Black hair can do almost anything. With the right technique and amount of heat, it can be silky-straight. If you gently comb it out in its kinky state, it will blossom with terrific volume, reaching north, east, west — wherever you want it to go. By now, we’ve all been witness to the swell of the natural hair movement, which over the past 15 plus years, has compelled plenty of Black women to leave behind chemical straighteners and allow their kinks and coils to thrive.
But even as Black women continue to play with their natural texture, there still are certain aesthetic preferences within the community that need to be contended with. Even if they aren’t going so far as to straighten out their texture, many Black women still face pressure to make their natural hair look a certain way — specifically, for it to look “done.” And ofttimes, that means finessed, swirled, gelled-down edges, or a slicked-down base that blooms into a puff. There is a persistent belief that if we wear our hair out, our curl patterns — natural or done with the help of braids or curling tools — need to be perfectly defined in order for the hair to look good.
On the surface, it may seem like an innocuous standard, something as simple as a style preference, but in many ways, it’s much deeper than that. Where’s the Black girl version of a messy bun? Why the obsession with making sure our curl patterns are always crisply defined, even if it means spending hours a week to twist and retwist our hair? Why is it that in order for us to be considered “presentable” our hair, which by nature wants to puff up, needs to be brushed down to look as sleek as possible? If part of loving one’s natural kinks is about rejecting Eurocentric beauty standards, why not let your crown be gorgeously cloud-like, from root to tip?
People with Afro-textured hair spend a lot on beauty products. A 2018 study done by Nielsen revealed that of the $63.5 million spent on Ethnic Hair and Beauty Aids in 2017, Black people accounted for almost 86 percent of that, shelling out a whopping $54.4 million. We take pride in our hair, but sometimes, it feels as if that “pride” is putting undue pressure on Black women for the look of their hair to fall within a set of parameters that one, no one else has to follow, and two, were not created with Black people in mind anyway.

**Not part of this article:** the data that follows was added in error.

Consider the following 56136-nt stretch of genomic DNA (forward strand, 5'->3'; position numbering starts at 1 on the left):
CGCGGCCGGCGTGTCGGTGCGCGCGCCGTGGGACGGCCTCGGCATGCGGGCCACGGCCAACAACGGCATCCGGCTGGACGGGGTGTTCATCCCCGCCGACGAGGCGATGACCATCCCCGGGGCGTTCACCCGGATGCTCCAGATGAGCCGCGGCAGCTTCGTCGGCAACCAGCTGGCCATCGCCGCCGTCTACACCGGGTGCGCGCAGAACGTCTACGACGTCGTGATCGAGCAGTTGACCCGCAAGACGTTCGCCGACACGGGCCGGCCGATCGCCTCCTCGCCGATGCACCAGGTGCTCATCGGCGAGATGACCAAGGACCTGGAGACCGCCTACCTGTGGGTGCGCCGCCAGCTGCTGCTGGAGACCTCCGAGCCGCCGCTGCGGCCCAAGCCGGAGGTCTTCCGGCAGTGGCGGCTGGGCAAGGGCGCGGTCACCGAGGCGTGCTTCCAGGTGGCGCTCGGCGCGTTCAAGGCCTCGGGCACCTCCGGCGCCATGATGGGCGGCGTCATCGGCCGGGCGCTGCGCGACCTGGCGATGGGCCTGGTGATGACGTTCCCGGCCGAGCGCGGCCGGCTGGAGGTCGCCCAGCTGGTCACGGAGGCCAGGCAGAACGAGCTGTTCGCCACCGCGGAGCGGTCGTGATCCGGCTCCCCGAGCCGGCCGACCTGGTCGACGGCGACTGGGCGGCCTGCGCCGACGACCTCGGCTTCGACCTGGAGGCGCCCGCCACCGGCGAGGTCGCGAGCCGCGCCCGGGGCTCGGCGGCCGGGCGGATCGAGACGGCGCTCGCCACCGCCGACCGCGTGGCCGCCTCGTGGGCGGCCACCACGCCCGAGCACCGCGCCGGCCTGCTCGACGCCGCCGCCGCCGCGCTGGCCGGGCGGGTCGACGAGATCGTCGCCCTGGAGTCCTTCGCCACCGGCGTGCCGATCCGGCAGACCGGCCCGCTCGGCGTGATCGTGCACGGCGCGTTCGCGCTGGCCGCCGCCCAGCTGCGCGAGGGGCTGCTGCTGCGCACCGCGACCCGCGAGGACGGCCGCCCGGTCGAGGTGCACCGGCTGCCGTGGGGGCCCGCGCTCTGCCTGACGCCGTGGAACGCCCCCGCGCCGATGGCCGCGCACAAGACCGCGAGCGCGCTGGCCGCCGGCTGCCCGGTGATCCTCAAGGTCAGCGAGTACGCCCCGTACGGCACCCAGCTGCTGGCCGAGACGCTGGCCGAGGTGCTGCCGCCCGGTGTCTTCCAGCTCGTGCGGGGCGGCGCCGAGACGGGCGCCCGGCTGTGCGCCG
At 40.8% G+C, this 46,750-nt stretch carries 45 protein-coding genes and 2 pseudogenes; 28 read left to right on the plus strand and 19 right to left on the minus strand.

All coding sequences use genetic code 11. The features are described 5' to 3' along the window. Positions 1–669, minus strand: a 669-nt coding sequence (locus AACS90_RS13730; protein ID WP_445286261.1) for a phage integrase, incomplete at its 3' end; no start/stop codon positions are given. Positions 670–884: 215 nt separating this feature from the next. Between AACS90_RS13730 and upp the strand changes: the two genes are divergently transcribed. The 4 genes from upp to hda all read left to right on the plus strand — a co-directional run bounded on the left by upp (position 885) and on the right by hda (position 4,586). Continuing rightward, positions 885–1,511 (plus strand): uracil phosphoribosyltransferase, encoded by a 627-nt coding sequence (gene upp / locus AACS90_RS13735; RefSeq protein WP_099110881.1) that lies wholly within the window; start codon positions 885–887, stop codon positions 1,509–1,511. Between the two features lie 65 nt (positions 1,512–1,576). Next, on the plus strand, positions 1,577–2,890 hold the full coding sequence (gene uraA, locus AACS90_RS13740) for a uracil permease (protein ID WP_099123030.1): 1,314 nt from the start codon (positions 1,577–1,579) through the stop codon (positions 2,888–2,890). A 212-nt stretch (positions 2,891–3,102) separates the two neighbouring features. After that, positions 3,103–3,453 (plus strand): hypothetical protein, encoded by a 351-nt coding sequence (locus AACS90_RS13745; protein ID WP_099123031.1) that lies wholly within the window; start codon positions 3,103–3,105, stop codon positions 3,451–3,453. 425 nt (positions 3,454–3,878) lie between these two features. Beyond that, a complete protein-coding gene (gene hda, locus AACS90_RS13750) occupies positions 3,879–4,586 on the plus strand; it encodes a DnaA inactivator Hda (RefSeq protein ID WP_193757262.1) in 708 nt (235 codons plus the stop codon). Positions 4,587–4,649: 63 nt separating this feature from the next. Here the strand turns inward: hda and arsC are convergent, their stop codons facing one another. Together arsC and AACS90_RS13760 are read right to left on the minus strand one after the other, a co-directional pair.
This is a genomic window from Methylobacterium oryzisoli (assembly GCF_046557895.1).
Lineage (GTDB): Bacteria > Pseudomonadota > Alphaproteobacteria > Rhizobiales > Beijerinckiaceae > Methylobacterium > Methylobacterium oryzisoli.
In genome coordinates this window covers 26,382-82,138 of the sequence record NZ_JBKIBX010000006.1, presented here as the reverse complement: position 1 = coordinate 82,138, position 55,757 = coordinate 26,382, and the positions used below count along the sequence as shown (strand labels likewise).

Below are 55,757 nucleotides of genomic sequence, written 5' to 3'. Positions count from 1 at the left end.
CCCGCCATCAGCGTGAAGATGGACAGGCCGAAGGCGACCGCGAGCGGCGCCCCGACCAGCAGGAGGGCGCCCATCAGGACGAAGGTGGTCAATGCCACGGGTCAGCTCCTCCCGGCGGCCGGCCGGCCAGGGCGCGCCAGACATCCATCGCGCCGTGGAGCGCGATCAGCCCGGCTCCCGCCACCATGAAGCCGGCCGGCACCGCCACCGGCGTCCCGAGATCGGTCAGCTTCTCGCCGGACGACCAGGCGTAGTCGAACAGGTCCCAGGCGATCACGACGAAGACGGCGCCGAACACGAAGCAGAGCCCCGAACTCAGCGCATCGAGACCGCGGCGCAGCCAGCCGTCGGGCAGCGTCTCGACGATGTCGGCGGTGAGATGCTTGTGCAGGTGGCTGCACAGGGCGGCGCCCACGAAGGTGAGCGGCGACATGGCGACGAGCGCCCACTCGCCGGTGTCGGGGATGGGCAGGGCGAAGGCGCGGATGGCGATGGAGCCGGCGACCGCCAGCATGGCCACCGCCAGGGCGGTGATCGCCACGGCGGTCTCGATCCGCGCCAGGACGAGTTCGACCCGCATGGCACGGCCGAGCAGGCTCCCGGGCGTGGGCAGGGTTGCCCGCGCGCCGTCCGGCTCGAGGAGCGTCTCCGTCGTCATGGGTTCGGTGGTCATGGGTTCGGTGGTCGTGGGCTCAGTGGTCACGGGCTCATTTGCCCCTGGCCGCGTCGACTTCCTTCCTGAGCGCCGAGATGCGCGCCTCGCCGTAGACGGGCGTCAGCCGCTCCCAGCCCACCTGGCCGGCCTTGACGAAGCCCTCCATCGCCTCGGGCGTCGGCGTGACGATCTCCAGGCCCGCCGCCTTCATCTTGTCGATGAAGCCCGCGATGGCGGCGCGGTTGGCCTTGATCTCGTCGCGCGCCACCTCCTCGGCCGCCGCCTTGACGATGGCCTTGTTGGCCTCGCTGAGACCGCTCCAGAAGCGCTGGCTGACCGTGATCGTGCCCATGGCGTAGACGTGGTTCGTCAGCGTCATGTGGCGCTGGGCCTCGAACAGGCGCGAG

Just because you want your hair-care routine to be less involved does not speak to how much you value yourself. And if no other group of people has such rigid standards impressed upon them (see, again, the widely accepted messy bun) why are we so quick to comply? Our hair naturally wants to puff up and frizz. It is, in its very nature, the manifestation of freedom and liberty — so why place so many arbitrary, unnatural restrictions on it?
If we’re going to embrace our natural hair, it’s important to do so it in its full glory: When it’s loose, when it’s fuzzy at the top, when the curls start to separate or turn to frizz, looking more like a cotton candy cloud than a fresh, uniform braid-out. It is OK to have a lower-effort look. Indeed, it’s more than just OK — it actually can be pretty darn beautiful to keep our edges coily, rising like a perfectly executed souffle. Seeing styles like that in everyday life and on social media can really influence and help change these antiquated standards rooted in white supremacy.